Video: LAK@TBL: Lecavalier's #4 raised to rafters in Tampa

 

Others receiving points: Ilya Kovalchuk, 2001, Atlanta Thrashers, 24 points; John Tavares, 2009, New York Islanders, 16 points; Wendel Clark, 1985, Toronto Maple Leafs, 9 points; Rick Nash, 2002, Columbus Blue Jackets, 1 point

 

HERE'S HOW WE RANKED 'EM

AMALIE BENJAMIN 

1. Mario Lemieux; 2. Sidney Crosby; 3. Connor McDavid; 4. Alex Ovechkin; 5. Mike Modano; 6. Patrick Kane; 7. Dale Hawerchuk; 8. Marc-Andre Fleury; 9. Mats Sundin; 10. Eric Lindros; 11. Nathan MacKinnon; 12. Joe Thornton; 13. Vincent Lecavalier; 14. Steven Stamkos; 15. Ilya Kovalchuk; 16. Wendel Clark

TIM CAMPBELL

1. Mario Lemieux; 2. Sidney Crosby; 3. Joe Thornton; 4. Connor McDavid; 5. Alex Ovechkin; 6. Dale Hawerchuk; 7. Patrick Kane; 8. Eric Lindros; 9. Wendel Clark; 10. Mats Sundin; 11. Mike Modano; 12: Pierre Turgeon; 13. Steven Stamkos; 14. Marc-Andre Fleury; 15. Nathan MacKinnon; 16. Ilya Kovalchuk

NICHOLAS J. COTSONIKA

1. Mario Lemieux; 2. Sidney Crosby; 3. Alex Ovechkin; 4. Connor McDavid; 5. Patrick Kane; 6. Eric Lindros; 7. Dale Hawerchuk; 8. Steven Stamkos; 9. Mats Sundin; 10. Mike Modano; 11. Joe Thornton; 12. Pierre Turgeon; 13. Auston Matthews; 14. Nathan MacKinnon; 15. Marc-Andre Fleury; 16. Ilya Kovalchuk

TOM GULITTI 

1. Mario Lemieux; 2. Sidney Crosby; 3. Alex Ovechkin; 4. Connor McDavid; 5. Mike Modano; 6. Patrick Kane; 7. Mats Sundin; 8. Joe Thornton; 9. Steven Stamkos; 10. Dale Hawerchuk; 11. Eric Lindros; 12. Nathan MacKinnon; 13. Auston Matthews; 14. Vincent Lecavalier; 15. Pierre Turgeon; 16. John Tavares

ADAM KIMELMAN

1. Mario Lemieux; 2. Sidney Crosby 3. Alex Ovechkin; 4. Patrick Kane; 5. Eric Lindros; 6. Dale Hawerchuk; 7. Connor McDavid; 8. Joe Thornton; 9. Marc-Andre Fleury; 10. Mike Modano; 11. Auston Matthews; 12. Pierre Turgeon; 13. Vincent Lecavalier; 14. John Tavares; 15. Nathan MacKinnon; 16. Steven Stamkos

ROBERT LAFLAMME 

1. Mario Lemieux; 2. Sidney Crosby; 3. Alex Ovechkin; 4. Connor McDavid; 5. Patrick Kane; 6. Dale Hawerchuk; 7. Mike Modano; 8. Eric Lindros; 9. Auston Matthews; 10. Nathan MacKinnon; 11. Marc-Andre Fleury; 12. Steven Stamkos; 13. Ilya Kovalchuk; 14. John Tavares; 15. Joe Thornton; 16. Mats Sundin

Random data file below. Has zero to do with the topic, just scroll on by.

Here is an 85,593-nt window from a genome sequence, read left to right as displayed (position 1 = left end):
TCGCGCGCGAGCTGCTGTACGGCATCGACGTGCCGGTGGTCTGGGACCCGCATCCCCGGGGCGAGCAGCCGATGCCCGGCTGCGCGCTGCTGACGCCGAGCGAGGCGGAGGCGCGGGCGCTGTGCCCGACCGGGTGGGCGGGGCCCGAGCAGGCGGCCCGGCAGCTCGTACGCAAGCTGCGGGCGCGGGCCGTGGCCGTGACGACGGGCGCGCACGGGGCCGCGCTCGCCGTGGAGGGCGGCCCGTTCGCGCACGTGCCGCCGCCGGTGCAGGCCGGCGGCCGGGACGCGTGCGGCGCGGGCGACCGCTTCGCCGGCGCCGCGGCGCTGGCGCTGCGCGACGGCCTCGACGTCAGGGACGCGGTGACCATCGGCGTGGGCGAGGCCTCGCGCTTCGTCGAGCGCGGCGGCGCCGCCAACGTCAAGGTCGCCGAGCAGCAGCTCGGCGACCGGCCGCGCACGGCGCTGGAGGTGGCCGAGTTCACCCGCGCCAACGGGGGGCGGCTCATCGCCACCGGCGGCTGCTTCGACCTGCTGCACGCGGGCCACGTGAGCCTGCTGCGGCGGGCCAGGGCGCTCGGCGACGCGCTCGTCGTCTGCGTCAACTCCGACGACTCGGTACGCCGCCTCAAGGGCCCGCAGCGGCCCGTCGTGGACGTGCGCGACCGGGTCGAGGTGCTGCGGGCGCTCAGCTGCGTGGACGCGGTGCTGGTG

MIKE G. MORREALE

1. Mario Lemieux; 2. Sidney Crosby; 3. Alex Ovechkin; 4. Connor McDavid; 5. Patrick Kane; 6. Marc-Andre Fleury; 7. Nathan MacKinnon; 8. Mike Modano; 9. Eric Lindros; 10. Dale Hawerchuk; 11. Pierre Turgeon; 12. Mats Sundin; 13. Vincent Lecavalier; 14. Auston Matthews; 15. Joe Thornton; 16. Ilya Kovalchuk

TRACEY MYERS 

1. Mario Lemieux; 2. Sidney Crosby; 3. Alex Ovechkin; 4. Connor McDavid; 5. Patrick Kane; 6. Nathan MacKinnon; 7. Joe Thornton; 8. Vincent Lecavalier; 9. Steven Stamkos; 10. Ilya Kovalchuk; 11. Mats Sundin; 12. Mike Modano; 13. Eric Lindros; 14. Dale Hawerchuk; 15. John Tavares; 16. Rick Nash

SHAWN P. ROARKE 

1. Mario Lemieux; 2. Sidney Crosby; 3. Alex Ovechkin; 4. Patrick Kane; 5. Connor McDavid; 6. Mike Modano; 7. Dale Hawerchuk; 8. Steven Stamkos; 9. Eric Lindros; 10. Joe Thornton; 11. Mats Sundin; 12. Marc-Andre Fleury; 13. Pierre Turgeon; 14. Vincent Lecavalier; 15. Ilya Kovalchuk; 16. Nathan MacKinnon

DAN ROSEN 

1. Mario Lemieux; 2. Sidney Crosby; 3. Alex Ovechkin; 4. Patrick Kane; 5. Marc-Andre Fleury; 6. Connor McDavid; 7. Joe Thornton; 8. Dale Hawerchuk; 9. Eric Lindros; 10. Mike Modano; 11. Mats Sundin; 12. Pierre Turgeon; 13. Steven Stamkos; 14. Nathan MacKinnon; 15. John Tavares; 16. Auston Matthews

DAVID SATRIANO

1. Mario Lemieux; 2. Sidney Crosby; 3. Alex Ovechkin; 4. Patrick Kane; 5. Connor McDavid; 6. Eric Lindros; 7. Mats Sundin; 8. Mike Modano; 9. Joe Thornton; 10. Marc-Andre Fleury; 11. Ilya Kovalchuk; 12. Steven Stamkos; 13. Auston Matthews; 14. Dale Hawerchuk; 15. John Tavares; 16. Nathan MacKinnon

MIKE ZEISBERGER 

1. Mario Lemieux; 2. Sidney Crosby; 3. Alex Ovechkin; 4. Patrick Kane; 5. Connor McDavid; 6. Joe Thornton; 7. Mats Sundin; 8. Nathan MacKinnon; 9. Dale Hawerchuk; 10. Mike Modano; 11. Eric Lindros; 12. Steven Stamkos; 13. Auston Matthews; 14. John Tavares; 15. Marc-Andre Fleury; 16. Vincent Lecavalier